According to ECRI’s webiste, the ECRI WLI is ” designed to predict the timing of future changes in the economy’s direction. They signal those turns before the fact, and well before the consensus. ECRI’s focus is on identifying when those changes in direction will occur (see above chart).

According to the mainstream view, recessions are caused by shocks propagating through the economy. In contrast, our framework, based on many decades of research, finds that endogenous cyclical forces periodically open up windows of cyclical vulnerability that make it much easier for exogenous shocks to precipitate recessions. In the absence of cyclical weakness, such shocks are not recessionary. Because our leading indexes monitor when the economy becomes susceptible to shocks, they effectively anticipate recessions.”

Global Leading Economic Recession Indicators

OECD Composite Leading Indicator

OECD Composite Leading Indicator (CLI) is designed to provide early signals of turning points in business cycles showing fluctuation of the economic activity around its long term potential level. CLIs show short-term economic movements in qualitative rather than quantitative terms.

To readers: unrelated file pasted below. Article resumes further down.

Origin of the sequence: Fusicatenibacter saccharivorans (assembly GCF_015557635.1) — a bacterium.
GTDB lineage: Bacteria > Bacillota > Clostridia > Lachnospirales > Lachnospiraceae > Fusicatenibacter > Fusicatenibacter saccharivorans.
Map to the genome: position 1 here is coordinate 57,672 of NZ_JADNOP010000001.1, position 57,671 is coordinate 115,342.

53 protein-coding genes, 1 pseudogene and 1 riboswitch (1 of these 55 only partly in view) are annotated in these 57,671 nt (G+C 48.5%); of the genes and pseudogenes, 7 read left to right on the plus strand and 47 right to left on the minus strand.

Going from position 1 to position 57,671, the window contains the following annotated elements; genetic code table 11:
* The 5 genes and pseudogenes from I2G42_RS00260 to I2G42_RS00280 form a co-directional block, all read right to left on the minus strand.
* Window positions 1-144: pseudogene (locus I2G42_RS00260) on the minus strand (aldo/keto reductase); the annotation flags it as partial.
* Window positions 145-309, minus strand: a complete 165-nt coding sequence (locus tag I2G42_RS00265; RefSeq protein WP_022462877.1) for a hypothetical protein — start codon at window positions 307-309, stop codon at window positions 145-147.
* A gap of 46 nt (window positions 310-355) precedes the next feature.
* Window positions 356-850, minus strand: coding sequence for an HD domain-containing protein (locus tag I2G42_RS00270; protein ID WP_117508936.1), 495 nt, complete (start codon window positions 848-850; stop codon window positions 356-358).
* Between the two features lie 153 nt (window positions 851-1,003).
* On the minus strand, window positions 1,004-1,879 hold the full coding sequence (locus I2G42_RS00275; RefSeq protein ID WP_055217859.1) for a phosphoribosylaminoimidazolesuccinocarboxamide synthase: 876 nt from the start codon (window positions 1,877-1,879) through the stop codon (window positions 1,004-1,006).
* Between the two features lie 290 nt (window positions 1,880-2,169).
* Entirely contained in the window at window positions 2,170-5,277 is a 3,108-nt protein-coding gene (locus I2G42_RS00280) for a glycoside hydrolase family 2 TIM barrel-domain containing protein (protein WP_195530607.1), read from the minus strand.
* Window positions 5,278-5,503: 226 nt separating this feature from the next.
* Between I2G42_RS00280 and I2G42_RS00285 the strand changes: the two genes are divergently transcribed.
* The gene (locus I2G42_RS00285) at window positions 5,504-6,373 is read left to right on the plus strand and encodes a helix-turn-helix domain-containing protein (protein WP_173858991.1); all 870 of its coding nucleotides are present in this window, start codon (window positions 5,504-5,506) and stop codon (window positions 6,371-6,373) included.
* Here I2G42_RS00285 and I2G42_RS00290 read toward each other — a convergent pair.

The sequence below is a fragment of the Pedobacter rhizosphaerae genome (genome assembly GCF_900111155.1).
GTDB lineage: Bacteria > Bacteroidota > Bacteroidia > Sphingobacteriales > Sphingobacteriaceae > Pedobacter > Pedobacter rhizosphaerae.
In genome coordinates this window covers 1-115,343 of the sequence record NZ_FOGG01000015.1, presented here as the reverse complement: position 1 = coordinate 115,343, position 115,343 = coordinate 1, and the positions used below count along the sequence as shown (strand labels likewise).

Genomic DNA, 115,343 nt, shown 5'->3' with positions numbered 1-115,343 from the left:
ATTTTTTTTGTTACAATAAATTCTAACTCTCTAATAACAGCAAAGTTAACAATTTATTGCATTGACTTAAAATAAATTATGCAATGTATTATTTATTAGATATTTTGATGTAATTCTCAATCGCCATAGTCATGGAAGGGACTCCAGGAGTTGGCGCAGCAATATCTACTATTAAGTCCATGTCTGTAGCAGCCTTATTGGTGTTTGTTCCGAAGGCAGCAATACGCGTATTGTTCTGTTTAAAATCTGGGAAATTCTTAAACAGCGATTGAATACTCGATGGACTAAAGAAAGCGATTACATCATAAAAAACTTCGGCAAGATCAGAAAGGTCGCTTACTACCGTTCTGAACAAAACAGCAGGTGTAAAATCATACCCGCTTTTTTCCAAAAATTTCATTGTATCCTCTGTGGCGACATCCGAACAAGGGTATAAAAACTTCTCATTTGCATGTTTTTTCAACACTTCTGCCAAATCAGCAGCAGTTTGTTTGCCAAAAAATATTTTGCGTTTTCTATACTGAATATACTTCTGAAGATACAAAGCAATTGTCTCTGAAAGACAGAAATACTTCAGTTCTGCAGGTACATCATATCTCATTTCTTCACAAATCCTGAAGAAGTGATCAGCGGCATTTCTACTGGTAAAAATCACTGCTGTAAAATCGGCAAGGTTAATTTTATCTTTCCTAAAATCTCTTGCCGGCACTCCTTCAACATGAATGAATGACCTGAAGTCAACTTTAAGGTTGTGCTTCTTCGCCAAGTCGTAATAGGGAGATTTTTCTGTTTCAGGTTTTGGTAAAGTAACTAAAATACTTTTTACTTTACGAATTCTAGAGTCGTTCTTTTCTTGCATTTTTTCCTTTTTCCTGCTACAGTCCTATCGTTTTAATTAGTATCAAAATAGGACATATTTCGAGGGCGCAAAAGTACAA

October 2019 – Composite leading indicators (CLIs), designed to anticipate turning points in economic activity relative to trend six to nine months ahead, continue to point to easing growth momentum in the OECD area as a whole, and major economies such as the United States.  

Easing growth momentum remains the assessment for the United Kingdom, Canada and the euro area as a whole, including Germany, France and Italy, with similar signs now also emerging in the United States. 

OECD (2020), Composite leading indicator (CLI) (indicator). doi: 10.1787/4a174487-en (Accessed on 13 March 2020)